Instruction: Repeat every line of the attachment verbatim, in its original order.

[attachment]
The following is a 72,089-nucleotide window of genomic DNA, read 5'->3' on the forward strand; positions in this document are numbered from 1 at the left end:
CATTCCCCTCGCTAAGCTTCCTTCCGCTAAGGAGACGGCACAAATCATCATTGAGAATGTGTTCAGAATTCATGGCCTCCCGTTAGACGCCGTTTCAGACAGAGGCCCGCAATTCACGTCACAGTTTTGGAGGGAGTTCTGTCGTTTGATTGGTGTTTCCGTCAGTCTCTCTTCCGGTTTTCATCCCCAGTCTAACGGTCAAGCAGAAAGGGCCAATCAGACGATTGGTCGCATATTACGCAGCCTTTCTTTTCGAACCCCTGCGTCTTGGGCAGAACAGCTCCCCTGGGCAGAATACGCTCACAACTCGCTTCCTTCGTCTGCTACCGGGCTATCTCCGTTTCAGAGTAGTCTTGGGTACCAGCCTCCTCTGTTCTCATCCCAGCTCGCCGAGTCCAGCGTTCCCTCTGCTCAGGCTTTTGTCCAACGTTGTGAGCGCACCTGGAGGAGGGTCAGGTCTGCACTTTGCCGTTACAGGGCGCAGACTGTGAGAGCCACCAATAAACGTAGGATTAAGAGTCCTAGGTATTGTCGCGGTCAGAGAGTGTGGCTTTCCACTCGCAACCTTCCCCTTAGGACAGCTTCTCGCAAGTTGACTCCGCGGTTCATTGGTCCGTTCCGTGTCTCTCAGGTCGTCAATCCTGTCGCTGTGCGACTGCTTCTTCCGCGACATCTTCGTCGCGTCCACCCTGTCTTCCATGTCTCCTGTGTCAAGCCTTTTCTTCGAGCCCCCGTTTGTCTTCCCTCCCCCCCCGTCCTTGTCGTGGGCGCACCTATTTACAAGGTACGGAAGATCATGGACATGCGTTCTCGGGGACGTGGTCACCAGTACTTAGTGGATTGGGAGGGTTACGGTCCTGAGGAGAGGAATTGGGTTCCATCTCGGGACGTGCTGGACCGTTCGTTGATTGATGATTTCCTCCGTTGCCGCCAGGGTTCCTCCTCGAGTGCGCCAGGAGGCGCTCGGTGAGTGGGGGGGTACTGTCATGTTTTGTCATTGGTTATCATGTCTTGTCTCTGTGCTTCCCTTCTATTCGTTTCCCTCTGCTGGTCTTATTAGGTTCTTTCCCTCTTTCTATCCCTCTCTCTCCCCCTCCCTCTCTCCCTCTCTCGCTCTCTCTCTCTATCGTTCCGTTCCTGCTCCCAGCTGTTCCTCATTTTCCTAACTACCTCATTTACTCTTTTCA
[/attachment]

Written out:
The following is a 72,089-nucleotide window of genomic DNA, read 5'->3' on the forward strand; positions in this document are numbered from 1 at the left end:
CATTCCCCTCGCTAAGCTTCCTTCCGCTAAGGAGACGGCACAAATCATCATTGAGAATGTGTTCAGAATTCATGGCCTCCCGTTAGACGCCGTTTCAGACAGAGGCCCGCAATTCACGTCACAGTTTTGGAGGGAGTTCTGTCGTTTGATTGGTGTTTCCGTCAGTCTCTCTTCCGGTTTTCATCCCCAGTCTAACGGTCAAGCAGAAAGGGCCAATCAGACGATTGGTCGCATATTACGCAGCCTTTCTTTTCGAACCCCTGCGTCTTGGGCAGAACAGCTCCCCTGGGCAGAATACGCTCACAACTCGCTTCCTTCGTCTGCTACCGGGCTATCTCCGTTTCAGAGTAGTCTTGGGTACCAGCCTCCTCTGTTCTCATCCCAGCTCGCCGAGTCCAGCGTTCCCTCTGCTCAGGCTTTTGTCCAACGTTGTGAGCGCACCTGGAGGAGGGTCAGGTCTGCACTTTGCCGTTACAGGGCGCAGACTGTGAGAGCCACCAATAAACGTAGGATTAAGAGTCCTAGGTATTGTCGCGGTCAGAGAGTGTGGCTTTCCACTCGCAACCTTCCCCTTAGGACAGCTTCTCGCAAGTTGACTCCGCGGTTCATTGGTCCGTTCCGTGTCTCTCAGGTCGTCAATCCTGTCGCTGTGCGACTGCTTCTTCCGCGACATCTTCGTCGCGTCCACCCTGTCTTCCATGTCTCCTGTGTCAAGCCTTTTCTTCGAGCCCCCGTTTGTCTTCCCTCCCCCCCCGTCCTTGTCGTGGGCGCACCTATTTACAAGGTACGGAAGATCATGGACATGCGTTCTCGGGGACGTGGTCACCAGTACTTAGTGGATTGGGAGGGTTACGGTCCTGAGGAGAGGAATTGGGTTCCATCTCGGGACGTGCTGGACCGTTCGTTGATTGATGATTTCCTCCGTTGCCGCCAGGGTTCCTCCTCGAGTGCGCCAGGAGGCGCTCGGTGAGTGGGGGGGTACTGTCATGTTTTGTCATTGGTTATCATGTCTTGTCTCTGTGCTTCCCTTCTATTCGTTTCCCTCTGCTGGTCTTATTAGGTTCTTTCCCTCTTTCTATCCCTCTCTCTCCCCCTCCCTCTCTCCCTCTCTCGCTCTCTCTCTCTATCGTTCCGTTCCTGCTCCCAGCTGTTCCTCATTTTCCTAACTACCTCATTTACTCTTTTCA